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Blood clot treatment hope for stroke patients


People treated with a blood clot-dissolving drug within three hours of suffering a stroke have a better recovery, with fewer long-lasting or disabling effects, a new study has found.

In a result that underlines the need for a quick response to cases of suspected stroke, an international study published in The Lancet involving more than 67,000 stroke patients found that those who received the drug alteplase had a 75 per cent better outcome if they were treated within the first three hours of a stroke. The benefit rapidly fell, however, if treatment was delayed by even a few hours.

One of the study’s co-authors, Professor Richard Lindley from the University of Sydney, said the study showed that treatment with alteplase significantly increased the odds of a good stroke outcome.

“Alteplase is effective in dissolving blood clots in those who have suffered a stroke, and is particularly effective if it is administered within three hours,” Dr Lindley said.

“Previously, alteplase was deemed ineffective and too risky to treat stroke patients who were elderly, diabetic, or had suffered a severe stroke. Doctors were reluctant to use it and these patients were often excluded from treatment.

“However, this study has found that alteplase is an effective emergency treatment for ischaemic stroke patients (strokes caused by blood clots) and should be available irrespective of age, severity, and clinical presentation.”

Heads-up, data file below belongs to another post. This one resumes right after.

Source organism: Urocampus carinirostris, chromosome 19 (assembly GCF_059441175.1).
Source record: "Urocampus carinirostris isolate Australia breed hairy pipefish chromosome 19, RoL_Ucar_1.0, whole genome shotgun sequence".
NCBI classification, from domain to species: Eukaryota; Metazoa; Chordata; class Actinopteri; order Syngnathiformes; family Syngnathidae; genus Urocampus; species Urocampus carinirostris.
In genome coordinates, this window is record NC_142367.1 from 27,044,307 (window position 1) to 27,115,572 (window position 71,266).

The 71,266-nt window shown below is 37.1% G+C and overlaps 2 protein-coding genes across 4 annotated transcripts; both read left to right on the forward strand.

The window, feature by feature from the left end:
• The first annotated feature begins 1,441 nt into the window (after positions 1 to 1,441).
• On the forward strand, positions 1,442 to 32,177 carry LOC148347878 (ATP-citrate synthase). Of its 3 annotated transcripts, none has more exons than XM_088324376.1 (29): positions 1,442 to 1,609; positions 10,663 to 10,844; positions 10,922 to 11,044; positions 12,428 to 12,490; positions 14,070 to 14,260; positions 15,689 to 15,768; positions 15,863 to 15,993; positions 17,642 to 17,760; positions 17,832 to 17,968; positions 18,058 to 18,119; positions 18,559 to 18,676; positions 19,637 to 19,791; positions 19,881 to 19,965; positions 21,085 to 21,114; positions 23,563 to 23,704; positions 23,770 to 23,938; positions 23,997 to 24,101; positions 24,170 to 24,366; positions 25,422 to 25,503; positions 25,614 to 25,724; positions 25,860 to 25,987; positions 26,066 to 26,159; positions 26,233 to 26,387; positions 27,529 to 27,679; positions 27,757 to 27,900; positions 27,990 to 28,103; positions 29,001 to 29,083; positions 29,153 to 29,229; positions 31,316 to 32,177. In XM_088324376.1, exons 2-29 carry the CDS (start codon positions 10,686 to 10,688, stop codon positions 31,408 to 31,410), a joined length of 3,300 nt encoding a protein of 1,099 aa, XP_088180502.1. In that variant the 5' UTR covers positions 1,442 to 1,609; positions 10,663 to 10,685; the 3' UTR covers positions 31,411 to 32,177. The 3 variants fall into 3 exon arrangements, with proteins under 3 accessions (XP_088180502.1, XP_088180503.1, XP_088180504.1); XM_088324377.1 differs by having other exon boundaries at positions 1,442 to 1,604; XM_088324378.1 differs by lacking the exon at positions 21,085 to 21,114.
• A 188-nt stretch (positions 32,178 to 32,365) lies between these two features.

Professor Lindley said the study showed that time is crucial in treating stroke patients. The sooner alteplase was administered, the more effective the treatment.

Treatment with alteplase within three hours resulted in a good outcome for 259 (32.9 per cent) of 787 patients who received alteplase, against 176 (23.1 per cent) of 762 patients who received a control medication.

A delay of greater than three hours and up to 4.5 hours resulted in a good outcome for 485 (35.3 per cent) of 1375 patients, compared with 432 (30.1 per cent) of 1437 who received the control medication. And a delay of more than 4.5 hours resulted in a good outcome for 401 (32.6 per cent) of 1229 alteplase patients, versus 357 (30.6 per cent) of 1166 who received the control medication.

“This is an important finding considering how disabling a major stroke is for patients, with health outcomes including paralysis, speech impairment, loss of memory and reasoning ability, and coma,” Professor Lindley said.

“Prompt treatment with alteplase should be considered for all ischaemic stroke patients, as this treatment has the potential to prevent serious disability after stroke.”

The study did find that treatment with alteplase significantly increased the odds of brain haemorrhage, and of fatal brain haemorrhage, within seven days, irrespective of treatment delay, age, or stroke severity. But, overall, it was found that death at 90 days after a stroke was 608 (17.9 per cent) in the alteplase group versus 556 (16.5 per cent) in the control group.

The authors found that, despite an average absolute increased risk of early death from brain haemorrhage of about 2 per cent by about three to six months among alteplase patients, this risk was offset by an average absolute increase in disability-free survival of about 10 per cent for patients treated within three hours and five per cent for patients treated after three hours but before 4.5 hours.

“This treatment is not without its risks. However, the risks are worth the benefits, given that stroke is so disabling,” Professor Lindley said.

Professor Lindley said the study built on earlier research published in The Lancet which found that alteplase was just as effective in older stroke patients as it was in younger patients.

Stroke is Australia’s second biggest killer after coronary heart disease, with one stroke occurring every 10 minutes, and is a leading cause of disability. One in six Australians will have a stroke in their lifetime and 65 per cent of stroke survivors suffer a disability that impedes their ability to carry out daily living activities unassisted.

Debra Vermeer